Roadmap Towards Climate Neutral Aviation

The Roadmap „Towards Climate-Neutral Aviation“ by Ralf Fücks (Zentrum Libe­rale Moderne), Mat­thias von Randow (Chief Exe­cu­tive of the BDL) and Volker Thum (Chief Exe­cu­tive of the BDLI) sum­ma­ri­zes the results of a series of dis­cus­sions with members of the Bun­des­tag, the repre­sen­ta­tives of federal and state minis­teries, the avia­tion indus­try and inde­pen­dent experts. The key finding is that making air travel com­pa­ti­ble with climate pro­tec­tion is a rea­listic goal. However, a successful tran­si­tion to climate-neutral air travel can only be achie­ved if science, industry, airlines, airports, and political actors join their efforts. An appro­priate regu­la­tory frame­work for avia­tion and a major effort to develop tech­ni­cal inno­va­tions to market matu­rity are needed now. 



Air travel is the transport infra­struc­ture of our glob­al­ized world – a physical world wide web. It enables personal encoun­ters across national borders. It makes politics, business, science, culture, and sports more inter­na­tional. It is also the means of transport of global tourism. Migrants visit their families, students use oppor­tu­ni­ties for inter­na­tional exchange, and non-govern­mental orga­ni­za­tions also network globally. Video confer­ences and video chats can only ever be partial substi­tutes for face-to-face encounters.

Until the COVID-19 pandemic caused a dramatic drop in passenger numbers, plunging the aviation industry into dire crisis, the evolution of passenger numbers knew only one direction: upwards. Between 2013 and 2018, aviation volumes in the European Union increased by 26 percent. In 2019, about 4.5 billion passen­gers travelled by air worldwide, a figure that was projected to double to about 9 billion by 2040.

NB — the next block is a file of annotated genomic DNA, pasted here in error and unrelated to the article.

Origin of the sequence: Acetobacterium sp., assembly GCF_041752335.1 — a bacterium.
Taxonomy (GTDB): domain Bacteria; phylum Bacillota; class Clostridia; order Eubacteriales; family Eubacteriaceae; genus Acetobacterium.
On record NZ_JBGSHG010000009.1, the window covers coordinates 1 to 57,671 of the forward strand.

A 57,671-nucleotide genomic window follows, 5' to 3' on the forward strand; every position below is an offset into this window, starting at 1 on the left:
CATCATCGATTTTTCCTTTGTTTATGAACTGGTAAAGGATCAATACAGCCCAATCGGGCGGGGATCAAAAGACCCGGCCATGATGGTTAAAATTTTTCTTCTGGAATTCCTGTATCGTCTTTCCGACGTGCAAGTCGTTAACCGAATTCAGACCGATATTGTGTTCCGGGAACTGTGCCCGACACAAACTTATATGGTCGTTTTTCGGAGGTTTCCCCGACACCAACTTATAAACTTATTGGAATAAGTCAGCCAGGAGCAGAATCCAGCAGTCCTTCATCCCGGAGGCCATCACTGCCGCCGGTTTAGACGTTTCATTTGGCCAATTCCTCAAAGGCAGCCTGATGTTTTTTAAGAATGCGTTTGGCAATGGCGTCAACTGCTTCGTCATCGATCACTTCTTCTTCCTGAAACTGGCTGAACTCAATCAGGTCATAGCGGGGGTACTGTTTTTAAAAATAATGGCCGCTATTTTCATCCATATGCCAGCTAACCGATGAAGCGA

The COVID-19 crisis caused an unprece­dented collapse of air traffic. A large portion of European airlines are currently in the red. The industry’s financial strength is waning. Demand for new, more envi­ron­men­tally friendly aircraft has plummeted dras­ti­cally, which heightens the urgent need to promote climate-friendly inno­va­tions in air transport within the framework of the “European Green Deal” and other govern­ment programs.

It is virtually impos­sible to predict with any degree of reli­a­bility how quickly aviation will recover from the COVID-19 crisis and how it will evolve in the future. From a global perspec­tive, however, demand for air transport will grow again. With rising incomes in devel­oping countries and their inte­gra­tion into the global economy, private and commer­cial air travel will increase in the long term. A growing global middle class also means a growing number of potential air passengers.

This is why it is so important to make air travel climate-neutral. Today, air traffic is causing about three percent of global CO2 emissions. Its actual contri­bu­tion to the green­house effect, however, is greater due to addi­tional climate effects (nitrogen oxides, water vapor, etc.). The IPCC puts the contri­bu­tion of aviation to total green­house gas effects at up to five percent. Given the global trend, radically restricting air traffic is not a realistic option. It might be discussed in a country like Germany. It is not even up for debate in China, India, the US, and aspiring devel­oping countries.

At the same time, however, aviation – like all other economic sectors – has committed itself to the goal of climate neutrality. This move towards climate-neutral air travel offers great oppor­tu­ni­ties for Germany and Europe to become pioneers of a future industry, from aircraft construc­tion and propul­sion tech­nology to the produc­tion of climate-neutral fuels at an indus­trial scale.

Avenues Towards Climate-Neutral Air Traffic

In this context, the Zentrum Liberale Moderne, the German Air Transport Asso­ci­a­tion (BDL) and the German Aerospace Indus­tries Asso­ci­a­tion (BDLI) held a series of talks with members of the German Bundestag, repre­sen­ta­tives of federal and state ministries, and scien­tific experts throughout 2020. Our focus was on avenues towards climate-neutral air travel and the political course we need to set to attain this target. The following is a summary of our key takeaways from this series of talks, our “Roadmap Towards Sustain­able Air Travel”.

Our key finding is that making air travel compat­ible with climate protec­tion is a realistic goal. There is a broad consensus between the aviation industry, science, and politics on the potential for climate-neutral air travel. The question is no longer “whether”, but “how”, i. e. with which concrete measures and instru­ments, we can reconcile climate policy goals with a func­tioning inter­na­tional aviation system.

You can download a PDF-version of the Roadmap Towards Climate-Neutral Air Travel here.


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